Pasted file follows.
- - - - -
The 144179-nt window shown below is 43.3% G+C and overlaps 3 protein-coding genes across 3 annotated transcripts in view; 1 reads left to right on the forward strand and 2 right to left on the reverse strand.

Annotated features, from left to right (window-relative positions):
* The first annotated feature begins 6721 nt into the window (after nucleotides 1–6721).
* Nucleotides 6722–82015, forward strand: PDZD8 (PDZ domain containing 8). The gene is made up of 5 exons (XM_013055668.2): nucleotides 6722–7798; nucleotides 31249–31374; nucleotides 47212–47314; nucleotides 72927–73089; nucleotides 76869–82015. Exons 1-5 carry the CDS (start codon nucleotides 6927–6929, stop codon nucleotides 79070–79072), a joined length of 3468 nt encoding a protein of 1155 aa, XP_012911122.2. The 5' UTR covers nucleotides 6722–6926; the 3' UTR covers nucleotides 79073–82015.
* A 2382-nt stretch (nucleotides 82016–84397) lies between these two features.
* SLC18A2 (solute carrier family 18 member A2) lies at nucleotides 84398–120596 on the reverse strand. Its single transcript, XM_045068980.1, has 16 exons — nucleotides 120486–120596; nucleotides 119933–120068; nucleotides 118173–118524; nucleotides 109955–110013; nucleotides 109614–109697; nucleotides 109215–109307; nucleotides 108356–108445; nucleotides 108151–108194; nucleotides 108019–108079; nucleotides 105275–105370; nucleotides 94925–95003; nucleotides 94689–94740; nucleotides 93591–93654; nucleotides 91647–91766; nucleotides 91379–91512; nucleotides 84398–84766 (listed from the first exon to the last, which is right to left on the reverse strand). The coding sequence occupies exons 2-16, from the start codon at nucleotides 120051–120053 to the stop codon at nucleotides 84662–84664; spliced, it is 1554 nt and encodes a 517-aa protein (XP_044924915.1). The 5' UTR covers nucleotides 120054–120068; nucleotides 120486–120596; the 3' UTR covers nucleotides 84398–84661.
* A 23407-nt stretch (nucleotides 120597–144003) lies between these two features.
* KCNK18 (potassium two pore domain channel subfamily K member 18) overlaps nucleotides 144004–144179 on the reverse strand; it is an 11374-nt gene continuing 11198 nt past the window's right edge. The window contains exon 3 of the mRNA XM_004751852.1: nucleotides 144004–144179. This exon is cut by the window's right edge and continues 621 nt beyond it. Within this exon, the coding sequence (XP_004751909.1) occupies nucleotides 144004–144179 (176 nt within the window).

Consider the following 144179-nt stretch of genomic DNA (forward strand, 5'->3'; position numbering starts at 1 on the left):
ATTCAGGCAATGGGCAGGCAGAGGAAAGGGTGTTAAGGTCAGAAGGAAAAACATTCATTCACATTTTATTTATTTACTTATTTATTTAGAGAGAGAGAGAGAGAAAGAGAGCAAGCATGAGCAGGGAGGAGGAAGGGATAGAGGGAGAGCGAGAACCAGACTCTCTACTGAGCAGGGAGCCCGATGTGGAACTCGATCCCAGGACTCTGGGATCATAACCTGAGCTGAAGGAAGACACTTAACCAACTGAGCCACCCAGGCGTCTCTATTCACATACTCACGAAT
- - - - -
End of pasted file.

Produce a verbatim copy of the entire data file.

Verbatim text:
The 144179-nt window shown below is 43.3% G+C and overlaps 3 protein-coding genes across 3 annotated transcripts in view; 1 reads left to right on the forward strand and 2 right to left on the reverse strand.

Annotated features, from left to right (window-relative positions):
* The first annotated feature begins 6721 nt into the window (after nucleotides 1–6721).
* Nucleotides 6722–82015, forward strand: PDZD8 (PDZ domain containing 8). The gene is made up of 5 exons (XM_013055668.2): nucleotides 6722–7798; nucleotides 31249–31374; nucleotides 47212–47314; nucleotides 72927–73089; nucleotides 76869–82015. Exons 1-5 carry the CDS (start codon nucleotides 6927–6929, stop codon nucleotides 79070–79072), a joined length of 3468 nt encoding a protein of 1155 aa, XP_012911122.2. The 5' UTR covers nucleotides 6722–6926; the 3' UTR covers nucleotides 79073–82015.
* A 2382-nt stretch (nucleotides 82016–84397) lies between these two features.
* SLC18A2 (solute carrier family 18 member A2) lies at nucleotides 84398–120596 on the reverse strand. Its single transcript, XM_045068980.1, has 16 exons — nucleotides 120486–120596; nucleotides 119933–120068; nucleotides 118173–118524; nucleotides 109955–110013; nucleotides 109614–109697; nucleotides 109215–109307; nucleotides 108356–108445; nucleotides 108151–108194; nucleotides 108019–108079; nucleotides 105275–105370; nucleotides 94925–95003; nucleotides 94689–94740; nucleotides 93591–93654; nucleotides 91647–91766; nucleotides 91379–91512; nucleotides 84398–84766 (listed from the first exon to the last, which is right to left on the reverse strand). The coding sequence occupies exons 2-16, from the start codon at nucleotides 120051–120053 to the stop codon at nucleotides 84662–84664; spliced, it is 1554 nt and encodes a 517-aa protein (XP_044924915.1). The 5' UTR covers nucleotides 120054–120068; nucleotides 120486–120596; the 3' UTR covers nucleotides 84398–84661.
* A 23407-nt stretch (nucleotides 120597–144003) lies between these two features.
* KCNK18 (potassium two pore domain channel subfamily K member 18) overlaps nucleotides 144004–144179 on the reverse strand; it is an 11374-nt gene continuing 11198 nt past the window's right edge. The window contains exon 3 of the mRNA XM_004751852.1: nucleotides 144004–144179. This exon is cut by the window's right edge and continues 621 nt beyond it. Within this exon, the coding sequence (XP_004751909.1) occupies nucleotides 144004–144179 (176 nt within the window).

Consider the following 144179-nt stretch of genomic DNA (forward strand, 5'->3'; position numbering starts at 1 on the left):
ATTCAGGCAATGGGCAGGCAGAGGAAAGGGTGTTAAGGTCAGAAGGAAAAACATTCATTCACATTTTATTTATTTACTTATTTATTTAGAGAGAGAGAGAGAGAAAGAGAGCAAGCATGAGCAGGGAGGAGGAAGGGATAGAGGGAGAGCGAGAACCAGACTCTCTACTGAGCAGGGAGCCCGATGTGGAACTCGATCCCAGGACTCTGGGATCATAACCTGAGCTGAAGGAAGACACTTAACCAACTGAGCCACCCAGGCGTCTCTATTCACATACTCACGAAT